Or consider relationships which we believe to be strong but in which we are unlikely to ever identify a specific causal mechanism. I have on my desk a raft of research showing a strong negative correlation between parental income and student performance on various educational metrics. It’s a relationship we find in a variety of locations, across a variety of ages, and through a variety of different research contexts. This is important research, it has stakes; it helps us to understand the power of structural advantage and contributes to political critique of our supposedly meritocratic social systems. Suppose I was prohibited from asserting that this correlation proved anything because I couldn’t prove causation. My question is this: how could I find a specific causal mechanism? The relationship is likely very complex, and in some cases, not subject to external observation by researchers at all. To refuse to consider this relationship in our knowledge making or our policy decisions because of an overly skeptical attitude towards correlational data would be profoundly misguided. Of course there’s limitations and restrictions we need to keep in mind– the relationship is consistent but not universal, its effect is different for different parts of the income scale, it varies with a variety of factors. It’s not a complete or simple story. But I’m still perfectly willing to say: poverty causes poor educational performance. That’s the only reasonable conclusion from the data.

Correlation is a statistical relationship. Causation is a judgement call. I frequently find that people seem to believe that there is some sort of mathematical proof of causation that a high correlation does not merit, some number that can be spit out by statistical packages that says “here’s causation.” But causation is always a matter of the informed judgment of the research community. Controlled experiments are the gold standard in that regard, but there are controlled experiments that can’t prove causation and other research methods that have established causation to the satisfaction of most members of a discipline.

Human beings have the benefit of human reasoning. One of my frustrations with the “correlation does not imply causation” line is that it’s often deployed in instances where no one is asserting that we’ve adequately proved causation. I sometimes feel as though people are trying to protect us from mistakes of reasoning that no one would actually fall victim to. In an (overall excellent) piece for the Times, Gary Marcus and Ernest Davis write, “A big data analysis might reveal, for instance, that from 2006 to 2011 the United States murder rate was well correlated with the market share of Internet Explorer: Both went down sharply. But it’s hard to imagine there is any causal relationship between the two.” That’s true– it is hard to imagine! So hard to imagine that I don’t think anyone would have that problem. I get the point that it’s a deliberately exaggerated example, and I also fully recognize that there are some correlation-causation assumptions that are tempting but wrong. But I think that, when people state the dangers of drawing specious relationships, they sometimes act as if we’re all dummies.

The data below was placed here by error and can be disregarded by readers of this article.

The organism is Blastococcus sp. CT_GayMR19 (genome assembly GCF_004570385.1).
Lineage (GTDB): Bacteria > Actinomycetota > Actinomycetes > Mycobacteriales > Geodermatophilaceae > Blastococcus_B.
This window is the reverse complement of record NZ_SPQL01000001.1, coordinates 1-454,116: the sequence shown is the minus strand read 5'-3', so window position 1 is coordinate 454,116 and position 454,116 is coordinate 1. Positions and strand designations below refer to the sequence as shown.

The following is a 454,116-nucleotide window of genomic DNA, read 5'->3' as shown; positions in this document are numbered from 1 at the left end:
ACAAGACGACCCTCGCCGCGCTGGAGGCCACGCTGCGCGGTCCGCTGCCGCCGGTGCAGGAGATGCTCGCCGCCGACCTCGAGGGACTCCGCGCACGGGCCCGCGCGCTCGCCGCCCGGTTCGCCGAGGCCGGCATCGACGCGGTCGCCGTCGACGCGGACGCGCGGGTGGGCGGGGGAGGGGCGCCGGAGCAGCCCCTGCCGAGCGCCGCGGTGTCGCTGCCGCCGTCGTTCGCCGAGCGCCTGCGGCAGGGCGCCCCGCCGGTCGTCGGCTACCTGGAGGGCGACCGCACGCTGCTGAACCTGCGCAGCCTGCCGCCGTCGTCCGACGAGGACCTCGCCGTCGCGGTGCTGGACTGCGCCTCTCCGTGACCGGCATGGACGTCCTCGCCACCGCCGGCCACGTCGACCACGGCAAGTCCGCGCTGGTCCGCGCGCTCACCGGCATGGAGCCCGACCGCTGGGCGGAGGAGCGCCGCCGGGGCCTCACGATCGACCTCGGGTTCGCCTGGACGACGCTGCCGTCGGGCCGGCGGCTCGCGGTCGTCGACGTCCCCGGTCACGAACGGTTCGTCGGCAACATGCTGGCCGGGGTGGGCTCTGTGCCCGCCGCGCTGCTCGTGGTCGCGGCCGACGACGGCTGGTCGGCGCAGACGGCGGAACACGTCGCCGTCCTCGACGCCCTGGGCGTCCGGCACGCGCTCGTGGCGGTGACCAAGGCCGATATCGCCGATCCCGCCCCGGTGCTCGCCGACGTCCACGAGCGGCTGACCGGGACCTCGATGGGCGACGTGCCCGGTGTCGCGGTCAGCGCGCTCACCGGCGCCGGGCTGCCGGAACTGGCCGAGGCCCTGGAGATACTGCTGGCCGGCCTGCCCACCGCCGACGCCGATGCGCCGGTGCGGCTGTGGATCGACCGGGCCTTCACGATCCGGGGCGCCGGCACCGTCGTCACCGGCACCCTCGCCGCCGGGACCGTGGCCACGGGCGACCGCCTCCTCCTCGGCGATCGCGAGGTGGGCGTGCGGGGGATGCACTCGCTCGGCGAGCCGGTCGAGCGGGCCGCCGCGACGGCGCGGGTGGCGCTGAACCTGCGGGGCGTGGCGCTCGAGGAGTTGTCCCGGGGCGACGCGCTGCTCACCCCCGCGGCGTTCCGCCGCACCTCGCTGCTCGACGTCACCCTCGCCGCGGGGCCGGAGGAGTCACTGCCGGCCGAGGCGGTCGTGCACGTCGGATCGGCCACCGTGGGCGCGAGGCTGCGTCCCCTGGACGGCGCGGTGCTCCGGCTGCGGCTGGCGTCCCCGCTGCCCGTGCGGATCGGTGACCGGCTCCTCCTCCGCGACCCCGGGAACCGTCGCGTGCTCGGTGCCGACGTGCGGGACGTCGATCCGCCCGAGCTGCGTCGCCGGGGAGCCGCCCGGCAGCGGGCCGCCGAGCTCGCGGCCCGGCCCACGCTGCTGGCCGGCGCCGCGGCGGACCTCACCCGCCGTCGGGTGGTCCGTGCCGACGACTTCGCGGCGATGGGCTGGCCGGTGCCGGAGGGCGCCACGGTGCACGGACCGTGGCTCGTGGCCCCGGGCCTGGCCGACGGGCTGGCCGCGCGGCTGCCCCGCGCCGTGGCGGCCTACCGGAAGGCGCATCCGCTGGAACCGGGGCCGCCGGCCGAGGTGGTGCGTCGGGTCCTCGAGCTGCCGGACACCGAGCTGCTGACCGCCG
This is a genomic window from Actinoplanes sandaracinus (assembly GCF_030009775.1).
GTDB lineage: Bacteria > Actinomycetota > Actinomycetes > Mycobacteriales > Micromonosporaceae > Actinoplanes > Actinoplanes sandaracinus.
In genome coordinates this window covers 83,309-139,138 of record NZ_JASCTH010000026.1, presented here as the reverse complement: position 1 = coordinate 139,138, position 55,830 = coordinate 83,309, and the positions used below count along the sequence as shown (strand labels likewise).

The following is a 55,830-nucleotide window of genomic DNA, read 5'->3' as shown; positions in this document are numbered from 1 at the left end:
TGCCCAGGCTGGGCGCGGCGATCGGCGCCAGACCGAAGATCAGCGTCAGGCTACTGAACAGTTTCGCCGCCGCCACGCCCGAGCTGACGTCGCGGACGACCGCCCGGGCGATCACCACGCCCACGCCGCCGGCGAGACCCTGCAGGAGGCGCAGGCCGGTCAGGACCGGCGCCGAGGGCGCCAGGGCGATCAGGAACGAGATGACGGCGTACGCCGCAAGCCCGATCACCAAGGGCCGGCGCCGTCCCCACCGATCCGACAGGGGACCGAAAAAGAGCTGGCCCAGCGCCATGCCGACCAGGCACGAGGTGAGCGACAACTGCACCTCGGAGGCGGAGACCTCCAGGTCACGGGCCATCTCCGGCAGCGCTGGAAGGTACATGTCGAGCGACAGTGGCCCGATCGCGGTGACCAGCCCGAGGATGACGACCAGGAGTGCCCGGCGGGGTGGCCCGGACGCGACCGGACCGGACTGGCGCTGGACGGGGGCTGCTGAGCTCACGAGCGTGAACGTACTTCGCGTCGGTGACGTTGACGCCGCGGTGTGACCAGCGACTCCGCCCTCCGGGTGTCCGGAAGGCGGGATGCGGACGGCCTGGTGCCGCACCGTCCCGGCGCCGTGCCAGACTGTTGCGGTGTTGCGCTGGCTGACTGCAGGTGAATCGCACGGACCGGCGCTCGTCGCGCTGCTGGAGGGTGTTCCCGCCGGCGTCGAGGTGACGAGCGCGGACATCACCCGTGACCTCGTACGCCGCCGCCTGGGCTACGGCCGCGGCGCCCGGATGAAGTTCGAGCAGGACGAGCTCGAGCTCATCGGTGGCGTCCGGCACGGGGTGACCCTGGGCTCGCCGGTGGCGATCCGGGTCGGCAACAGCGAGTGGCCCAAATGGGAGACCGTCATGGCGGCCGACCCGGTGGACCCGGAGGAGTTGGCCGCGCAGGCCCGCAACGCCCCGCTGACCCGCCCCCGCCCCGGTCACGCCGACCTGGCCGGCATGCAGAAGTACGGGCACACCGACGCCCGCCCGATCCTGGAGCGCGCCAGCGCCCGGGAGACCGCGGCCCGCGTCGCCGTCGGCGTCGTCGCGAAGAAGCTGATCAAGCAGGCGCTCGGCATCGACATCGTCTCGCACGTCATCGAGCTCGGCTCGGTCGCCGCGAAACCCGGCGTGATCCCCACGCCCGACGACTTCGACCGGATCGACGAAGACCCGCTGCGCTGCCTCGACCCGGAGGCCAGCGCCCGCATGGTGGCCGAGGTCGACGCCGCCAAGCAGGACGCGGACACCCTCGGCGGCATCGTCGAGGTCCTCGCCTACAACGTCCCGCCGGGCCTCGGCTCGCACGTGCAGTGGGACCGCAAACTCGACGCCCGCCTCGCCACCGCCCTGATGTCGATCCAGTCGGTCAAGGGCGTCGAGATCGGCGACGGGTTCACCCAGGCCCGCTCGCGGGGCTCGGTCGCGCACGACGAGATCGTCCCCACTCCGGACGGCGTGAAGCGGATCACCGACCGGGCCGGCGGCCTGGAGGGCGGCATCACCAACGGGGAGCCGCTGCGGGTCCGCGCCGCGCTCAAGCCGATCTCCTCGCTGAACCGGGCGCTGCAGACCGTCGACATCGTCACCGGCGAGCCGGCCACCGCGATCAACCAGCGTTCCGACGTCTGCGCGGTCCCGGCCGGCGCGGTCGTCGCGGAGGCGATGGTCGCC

Those disagreeing with conclusions drawn from correlational data have a burden of proof too. This is the thing, for me, more than anything. It’s fine to dispute a suggestion of causation drawn from correlation data. Just recognize that you have to actually make the case. Different people can have responsible, reasonable disagreements about statistical inferences. Both sides have to present evidence and make a rational argument drawn from theory. “Correlation does not imply causation” is the beginning of discussion, not the end.

I consider myself on the skeptical side when it comes to research, and as someone who is frequently frustrated by hype and woowoo, I’m firmly in the camp that says we need skepticism ingrained in how we think and write about new types of inquiry. I personally do think that many of the claims about Big Data applications are overblown, and I also think that the notion that we’ll ever be post-theory or purely empirical are dangerously misguided. But there’s no need to throw the baby out with the bathwater. While we should maintain a healthy criticism of them, new ventures dedicated to researched, data-driven writing should be greeted as a welcome development. What we need, I think, is to contribute to a communal understanding of research methods and statistics, including healthy skepticism, and there’s reason for optimism in that regard.